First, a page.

Detecting Rogue Virtual Machines On A Network


Today our topic is detecting rogue virtual machines. Rogue virtual machines can pose huge threat to your organization. Even with your managed machines, you might have unauthorized virtual machines. There are some ways to keep the number of rogue vm’s very low on your network such as using software policy, restricting admin accounts for those only need them etc..

What if your employees install virtual machines without your knowledge. How can you detect those virtual machines?

Detecting “evil” at rest

If you can identify all virtual machines that sits on your network, then you can compare them with the authorized virtual machines. In this way you can find rogue virtual machines.

There are two ways you can identify virtual machines. One way is checking MAC address, other is checking running process.

First way: Checking MAC address of remote system

MAC addresses are unique to each device. If you can get a mac address of a device then you can tell what company is made the device. Since virtual machines uses their virtual network adapter to connect a network and this virtual adapters are unique to each company, we can determine if mac address belong to a virtual machine company.

So how can we get mac addresses of other computers on a network?

The answer is easy. We can ping each devices on the network and then check our arp tables.

OR we can use nmap.

nmap -sP
Starting Nmap 5.35DC1 ( ) at 2011-03-17 22:35 EDT
Nmap scan report for
Host is up (0.018s latency).
MAC Address: 00:24:A1:17:44:CD (Motorola CHS)
Nmap scan report for
Host is up (0.000094s latency).
MAC Address: 00:26:BB:07:17:DD (Apple)
Nmap scan report for
Host is up (0.014s latency).
MAC Address: 00:1B:77:CD:FF:CD (Intel Corporate)
Nmap scan report for
Host is up.
Nmap done: 256 IP addresses (4 hosts up) scanned in 5.53 seconds

As you see nmap has predefined mac database so it can convert mac addresses to manufacturer’s name.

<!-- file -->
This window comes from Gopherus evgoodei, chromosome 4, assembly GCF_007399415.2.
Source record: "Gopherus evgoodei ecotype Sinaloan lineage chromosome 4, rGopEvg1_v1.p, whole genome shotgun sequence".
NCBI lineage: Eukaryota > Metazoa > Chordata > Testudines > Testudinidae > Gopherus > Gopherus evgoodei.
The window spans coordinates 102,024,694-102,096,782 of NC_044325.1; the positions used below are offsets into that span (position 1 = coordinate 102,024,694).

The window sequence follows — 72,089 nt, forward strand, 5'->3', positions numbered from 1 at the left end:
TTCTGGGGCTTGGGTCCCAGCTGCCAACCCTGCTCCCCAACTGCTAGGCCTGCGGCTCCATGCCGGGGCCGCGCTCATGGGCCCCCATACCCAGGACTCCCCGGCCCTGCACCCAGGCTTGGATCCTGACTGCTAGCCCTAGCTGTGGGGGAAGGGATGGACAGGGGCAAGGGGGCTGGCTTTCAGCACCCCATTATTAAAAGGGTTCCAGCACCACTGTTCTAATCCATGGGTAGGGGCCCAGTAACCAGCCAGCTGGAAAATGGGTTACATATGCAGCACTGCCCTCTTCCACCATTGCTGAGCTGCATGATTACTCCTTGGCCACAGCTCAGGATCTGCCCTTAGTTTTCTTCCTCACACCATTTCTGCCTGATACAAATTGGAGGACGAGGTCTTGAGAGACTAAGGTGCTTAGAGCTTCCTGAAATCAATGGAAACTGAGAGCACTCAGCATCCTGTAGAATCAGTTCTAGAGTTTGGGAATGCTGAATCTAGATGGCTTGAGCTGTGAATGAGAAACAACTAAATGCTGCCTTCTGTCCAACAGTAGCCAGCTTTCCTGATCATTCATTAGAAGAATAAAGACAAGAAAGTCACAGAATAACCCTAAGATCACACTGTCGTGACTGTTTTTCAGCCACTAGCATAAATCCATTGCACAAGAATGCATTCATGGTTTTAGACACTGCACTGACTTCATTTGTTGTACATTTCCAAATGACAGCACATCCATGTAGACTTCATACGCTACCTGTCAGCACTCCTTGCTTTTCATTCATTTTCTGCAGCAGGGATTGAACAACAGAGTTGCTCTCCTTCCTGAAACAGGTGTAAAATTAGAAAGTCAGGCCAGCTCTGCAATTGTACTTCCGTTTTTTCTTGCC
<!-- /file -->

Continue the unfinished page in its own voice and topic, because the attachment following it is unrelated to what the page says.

Second way: Checking Process Names

You can get mac address of the computers that sits on the same vlan/lan with you so first option is only good for you have only one lan. Moreover some virtual adapters can be on NAT mode so you cannot see their MAC address.  (On NAT mode they use same mac address with the physical machine.)

Each virtual machine software will have running processes. For example VM Fusion has vmware-vmx as running process on OSX. So you can login each machine to see if there is a running process related with a virtual machine software.

Nessus has a plugin for checking vm ware machines  by using this technique( , you can write your own plugin to find other virtual instances.

The disadvantage of this method is you need to have admin credentials.


We can find rogue virtual machines on network by comparing all virtual machines with authorized virtual machines. We can identify all vms by using mac addresses or running processes. With the first method we can only identify virtual instances on the same LAN. With the second method we need to have admin credentials for the boxes we scan.

Update: Please check here for more info




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